Green will meet pre-service teacher needs through the creation of resources that will help to hone research skills through more intentional use of primary source materials, create awareness of pedagogical practices centered around Living History, and explore the application of social media and other technology platforms to engage learners on the “man and the myth” that surround George Washington.
Julie Alice Huson
Sun Valley Elementary School in Mill Valley, California
Huson will create a read-aloud play, suitable for elementary school production, featuring the diverse personalities of George Washington’s world at Mount Vernon. Included in these personalities will be indentured servants, journeyman craftsmen, and people from other nations who came under the influence of the president within the early years of his ownership of the property and into the Revolutionary War years.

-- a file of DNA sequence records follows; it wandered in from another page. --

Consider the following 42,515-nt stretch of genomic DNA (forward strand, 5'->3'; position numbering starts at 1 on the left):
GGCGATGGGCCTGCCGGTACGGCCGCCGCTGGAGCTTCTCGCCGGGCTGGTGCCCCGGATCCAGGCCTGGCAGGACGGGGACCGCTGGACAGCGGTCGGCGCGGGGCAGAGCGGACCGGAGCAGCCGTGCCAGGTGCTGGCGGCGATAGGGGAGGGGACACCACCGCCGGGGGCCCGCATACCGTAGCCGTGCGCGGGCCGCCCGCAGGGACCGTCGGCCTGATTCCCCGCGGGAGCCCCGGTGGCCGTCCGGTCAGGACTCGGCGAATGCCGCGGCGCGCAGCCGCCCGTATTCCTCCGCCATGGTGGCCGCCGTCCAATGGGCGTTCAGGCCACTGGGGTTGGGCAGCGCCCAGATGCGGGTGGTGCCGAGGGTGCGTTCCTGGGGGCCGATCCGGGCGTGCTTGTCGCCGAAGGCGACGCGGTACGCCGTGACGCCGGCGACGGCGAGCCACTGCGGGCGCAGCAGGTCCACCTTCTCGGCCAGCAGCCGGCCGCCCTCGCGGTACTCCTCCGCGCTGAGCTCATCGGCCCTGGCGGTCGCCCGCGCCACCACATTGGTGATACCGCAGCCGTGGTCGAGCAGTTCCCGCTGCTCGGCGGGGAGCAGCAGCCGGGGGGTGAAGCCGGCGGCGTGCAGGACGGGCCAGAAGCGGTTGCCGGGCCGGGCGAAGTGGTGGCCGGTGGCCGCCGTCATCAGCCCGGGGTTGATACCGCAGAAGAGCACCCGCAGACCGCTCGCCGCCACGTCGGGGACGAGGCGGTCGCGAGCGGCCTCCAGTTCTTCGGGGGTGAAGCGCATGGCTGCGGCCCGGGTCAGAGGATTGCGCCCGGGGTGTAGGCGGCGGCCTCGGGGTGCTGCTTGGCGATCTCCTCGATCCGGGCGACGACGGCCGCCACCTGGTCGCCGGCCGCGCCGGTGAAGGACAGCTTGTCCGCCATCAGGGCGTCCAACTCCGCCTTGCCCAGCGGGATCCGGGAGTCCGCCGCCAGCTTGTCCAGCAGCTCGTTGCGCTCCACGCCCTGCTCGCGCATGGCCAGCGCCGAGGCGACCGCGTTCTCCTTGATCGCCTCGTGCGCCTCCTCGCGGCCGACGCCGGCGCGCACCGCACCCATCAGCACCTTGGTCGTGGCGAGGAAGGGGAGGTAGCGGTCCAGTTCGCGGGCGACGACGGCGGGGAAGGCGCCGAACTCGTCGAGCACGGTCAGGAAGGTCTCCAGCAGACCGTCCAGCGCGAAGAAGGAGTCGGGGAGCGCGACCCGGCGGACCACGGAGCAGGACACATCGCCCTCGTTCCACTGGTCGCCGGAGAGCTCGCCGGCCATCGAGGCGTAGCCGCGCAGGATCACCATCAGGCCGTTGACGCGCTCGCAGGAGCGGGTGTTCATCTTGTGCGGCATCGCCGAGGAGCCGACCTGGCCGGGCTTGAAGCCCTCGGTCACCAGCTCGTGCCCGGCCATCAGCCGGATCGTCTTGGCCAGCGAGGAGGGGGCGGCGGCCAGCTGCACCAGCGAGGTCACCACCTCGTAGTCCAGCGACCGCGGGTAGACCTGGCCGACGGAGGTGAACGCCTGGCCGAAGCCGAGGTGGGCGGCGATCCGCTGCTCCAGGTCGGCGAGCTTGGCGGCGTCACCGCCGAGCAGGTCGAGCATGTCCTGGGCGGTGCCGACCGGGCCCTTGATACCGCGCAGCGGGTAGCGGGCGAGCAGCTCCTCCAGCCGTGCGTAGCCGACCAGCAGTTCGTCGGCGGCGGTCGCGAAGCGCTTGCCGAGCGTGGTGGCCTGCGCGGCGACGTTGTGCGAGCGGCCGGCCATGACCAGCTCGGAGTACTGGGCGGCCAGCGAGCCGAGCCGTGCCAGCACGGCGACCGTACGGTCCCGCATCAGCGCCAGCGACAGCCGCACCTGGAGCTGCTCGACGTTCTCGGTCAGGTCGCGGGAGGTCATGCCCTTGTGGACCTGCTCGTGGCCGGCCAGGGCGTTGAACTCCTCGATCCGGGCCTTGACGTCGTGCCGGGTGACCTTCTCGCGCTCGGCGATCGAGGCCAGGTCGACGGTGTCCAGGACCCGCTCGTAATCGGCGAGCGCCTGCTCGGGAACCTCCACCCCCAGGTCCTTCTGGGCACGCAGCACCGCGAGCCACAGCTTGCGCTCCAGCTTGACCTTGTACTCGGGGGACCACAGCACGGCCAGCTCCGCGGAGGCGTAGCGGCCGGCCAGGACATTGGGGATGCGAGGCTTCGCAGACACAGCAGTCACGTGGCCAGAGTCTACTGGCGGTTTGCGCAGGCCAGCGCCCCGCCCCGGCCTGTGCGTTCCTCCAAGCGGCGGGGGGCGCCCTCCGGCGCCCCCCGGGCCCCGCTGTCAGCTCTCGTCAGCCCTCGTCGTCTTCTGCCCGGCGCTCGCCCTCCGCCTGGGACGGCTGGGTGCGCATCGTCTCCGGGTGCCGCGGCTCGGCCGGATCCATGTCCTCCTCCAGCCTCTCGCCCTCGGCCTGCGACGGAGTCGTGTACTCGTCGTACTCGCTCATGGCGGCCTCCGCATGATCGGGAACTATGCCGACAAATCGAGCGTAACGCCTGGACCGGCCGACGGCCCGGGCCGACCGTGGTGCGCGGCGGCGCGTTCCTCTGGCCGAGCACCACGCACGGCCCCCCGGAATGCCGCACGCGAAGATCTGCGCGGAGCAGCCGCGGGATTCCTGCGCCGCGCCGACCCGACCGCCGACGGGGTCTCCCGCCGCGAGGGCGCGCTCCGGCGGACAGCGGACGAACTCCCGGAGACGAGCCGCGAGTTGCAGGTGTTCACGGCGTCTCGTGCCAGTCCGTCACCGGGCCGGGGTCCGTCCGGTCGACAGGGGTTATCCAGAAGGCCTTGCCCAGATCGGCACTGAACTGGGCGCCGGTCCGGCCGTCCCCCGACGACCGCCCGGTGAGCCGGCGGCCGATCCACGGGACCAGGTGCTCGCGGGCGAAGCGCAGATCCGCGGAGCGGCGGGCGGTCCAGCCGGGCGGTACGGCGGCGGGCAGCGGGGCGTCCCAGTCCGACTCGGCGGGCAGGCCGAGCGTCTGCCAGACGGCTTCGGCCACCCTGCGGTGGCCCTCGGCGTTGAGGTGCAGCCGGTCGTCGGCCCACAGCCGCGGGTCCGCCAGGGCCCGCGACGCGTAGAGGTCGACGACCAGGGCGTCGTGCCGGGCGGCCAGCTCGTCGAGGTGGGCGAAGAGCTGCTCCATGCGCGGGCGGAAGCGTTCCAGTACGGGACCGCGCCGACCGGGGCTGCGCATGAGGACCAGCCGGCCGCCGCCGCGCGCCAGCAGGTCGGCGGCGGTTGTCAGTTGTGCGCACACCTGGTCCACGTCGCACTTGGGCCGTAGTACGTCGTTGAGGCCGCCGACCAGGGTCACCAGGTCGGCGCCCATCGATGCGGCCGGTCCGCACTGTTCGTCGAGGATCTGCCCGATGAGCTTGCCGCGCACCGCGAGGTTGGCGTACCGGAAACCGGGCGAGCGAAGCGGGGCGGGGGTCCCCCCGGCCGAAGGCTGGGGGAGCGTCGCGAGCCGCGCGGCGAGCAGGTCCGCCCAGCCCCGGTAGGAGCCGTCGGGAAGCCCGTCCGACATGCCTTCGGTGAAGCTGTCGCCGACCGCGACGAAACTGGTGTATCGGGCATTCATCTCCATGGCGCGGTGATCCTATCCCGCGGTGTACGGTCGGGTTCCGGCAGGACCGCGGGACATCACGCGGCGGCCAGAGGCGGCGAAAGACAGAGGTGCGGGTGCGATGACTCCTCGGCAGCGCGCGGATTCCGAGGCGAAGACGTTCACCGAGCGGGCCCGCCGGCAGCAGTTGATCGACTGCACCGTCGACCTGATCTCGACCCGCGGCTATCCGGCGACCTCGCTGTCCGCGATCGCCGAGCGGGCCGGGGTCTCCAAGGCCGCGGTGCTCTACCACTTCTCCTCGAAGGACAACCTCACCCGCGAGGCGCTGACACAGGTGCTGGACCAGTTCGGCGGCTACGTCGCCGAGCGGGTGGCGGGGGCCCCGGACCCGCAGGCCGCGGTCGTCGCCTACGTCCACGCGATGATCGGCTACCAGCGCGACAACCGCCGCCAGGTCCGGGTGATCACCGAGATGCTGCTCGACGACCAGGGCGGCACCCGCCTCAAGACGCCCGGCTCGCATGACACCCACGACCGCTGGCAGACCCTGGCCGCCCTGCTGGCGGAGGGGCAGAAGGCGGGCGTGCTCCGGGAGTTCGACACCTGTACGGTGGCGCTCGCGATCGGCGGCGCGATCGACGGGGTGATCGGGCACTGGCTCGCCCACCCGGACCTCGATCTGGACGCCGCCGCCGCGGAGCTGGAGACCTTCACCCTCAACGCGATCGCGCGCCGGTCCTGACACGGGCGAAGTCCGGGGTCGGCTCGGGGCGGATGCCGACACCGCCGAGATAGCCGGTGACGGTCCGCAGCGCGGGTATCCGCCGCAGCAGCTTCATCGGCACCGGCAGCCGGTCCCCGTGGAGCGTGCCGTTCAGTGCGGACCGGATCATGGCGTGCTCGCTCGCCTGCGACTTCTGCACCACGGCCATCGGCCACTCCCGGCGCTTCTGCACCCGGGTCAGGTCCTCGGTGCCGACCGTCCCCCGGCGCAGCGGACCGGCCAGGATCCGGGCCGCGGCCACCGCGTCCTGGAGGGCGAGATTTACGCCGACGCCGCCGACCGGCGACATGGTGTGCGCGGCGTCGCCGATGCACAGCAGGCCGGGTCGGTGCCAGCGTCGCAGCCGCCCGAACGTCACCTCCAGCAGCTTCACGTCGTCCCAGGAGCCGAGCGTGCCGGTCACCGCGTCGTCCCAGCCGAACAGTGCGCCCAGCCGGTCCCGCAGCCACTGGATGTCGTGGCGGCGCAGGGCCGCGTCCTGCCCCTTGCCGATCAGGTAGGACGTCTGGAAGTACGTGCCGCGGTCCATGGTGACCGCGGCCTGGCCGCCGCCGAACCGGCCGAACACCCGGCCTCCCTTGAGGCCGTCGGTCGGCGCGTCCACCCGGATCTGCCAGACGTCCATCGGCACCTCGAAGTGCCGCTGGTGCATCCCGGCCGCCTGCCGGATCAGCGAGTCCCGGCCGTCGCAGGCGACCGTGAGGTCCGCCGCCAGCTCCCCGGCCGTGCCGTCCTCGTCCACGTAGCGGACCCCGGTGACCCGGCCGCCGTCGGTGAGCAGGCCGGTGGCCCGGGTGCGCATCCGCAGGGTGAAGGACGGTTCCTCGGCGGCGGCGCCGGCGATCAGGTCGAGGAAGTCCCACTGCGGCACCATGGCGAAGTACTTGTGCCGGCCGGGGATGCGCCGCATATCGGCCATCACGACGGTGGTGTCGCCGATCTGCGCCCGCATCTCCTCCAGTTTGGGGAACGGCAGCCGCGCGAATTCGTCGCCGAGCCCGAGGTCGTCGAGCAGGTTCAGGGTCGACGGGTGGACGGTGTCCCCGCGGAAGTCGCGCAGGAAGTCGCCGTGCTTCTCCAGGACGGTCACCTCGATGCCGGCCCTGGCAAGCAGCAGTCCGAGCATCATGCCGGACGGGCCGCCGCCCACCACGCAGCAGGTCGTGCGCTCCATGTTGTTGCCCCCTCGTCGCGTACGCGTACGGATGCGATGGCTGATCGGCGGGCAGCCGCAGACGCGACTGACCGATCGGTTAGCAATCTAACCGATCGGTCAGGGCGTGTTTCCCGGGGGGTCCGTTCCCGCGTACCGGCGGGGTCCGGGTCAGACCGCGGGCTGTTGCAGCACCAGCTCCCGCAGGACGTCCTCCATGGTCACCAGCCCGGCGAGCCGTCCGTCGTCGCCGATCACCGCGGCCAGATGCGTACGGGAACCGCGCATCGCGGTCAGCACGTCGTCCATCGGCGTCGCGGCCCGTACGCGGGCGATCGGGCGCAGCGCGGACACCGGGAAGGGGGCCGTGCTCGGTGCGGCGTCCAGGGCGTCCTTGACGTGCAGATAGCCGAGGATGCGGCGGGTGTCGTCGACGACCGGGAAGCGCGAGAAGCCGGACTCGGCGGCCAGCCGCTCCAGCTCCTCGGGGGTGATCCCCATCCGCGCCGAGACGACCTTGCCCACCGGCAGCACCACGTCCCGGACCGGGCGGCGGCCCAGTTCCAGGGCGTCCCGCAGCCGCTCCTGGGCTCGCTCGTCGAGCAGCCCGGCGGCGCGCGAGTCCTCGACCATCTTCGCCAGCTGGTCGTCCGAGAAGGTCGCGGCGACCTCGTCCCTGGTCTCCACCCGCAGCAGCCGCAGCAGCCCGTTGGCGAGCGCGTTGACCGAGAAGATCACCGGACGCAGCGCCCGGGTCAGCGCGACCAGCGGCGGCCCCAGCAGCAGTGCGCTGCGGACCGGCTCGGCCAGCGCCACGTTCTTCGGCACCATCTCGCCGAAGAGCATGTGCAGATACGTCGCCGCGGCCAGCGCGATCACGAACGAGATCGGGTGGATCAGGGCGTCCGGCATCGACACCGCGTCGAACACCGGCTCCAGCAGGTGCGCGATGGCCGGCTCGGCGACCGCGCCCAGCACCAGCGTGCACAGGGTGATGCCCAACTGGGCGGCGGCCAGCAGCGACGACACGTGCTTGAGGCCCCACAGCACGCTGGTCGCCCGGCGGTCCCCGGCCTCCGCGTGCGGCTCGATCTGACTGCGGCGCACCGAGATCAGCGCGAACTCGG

Discovery Middle School in Liberty, Missouri.
Langhorst will work with the archeological staff and use their current project at the slave cemetery to create a lesson plan that can be used in middle school classrooms. The lesson will teach students basic fundamentals of archaeology using real world examples, giving students the opportunity to think like historians while investigating archaeology conducted at Mount Vernon.
Archie Clayton Pre-AP Academy in Reno, Nevada
Motter will use existing primary and secondary sources to create Common Core aligned materials about different aspects of George Washington’s life. Two types of resources that she will be focusing on are Close Reads and One-Pagers. Both of these strategies use complex texts, vocabulary analysis, and questioning strategies to help get students to a deeper understanding of a topic.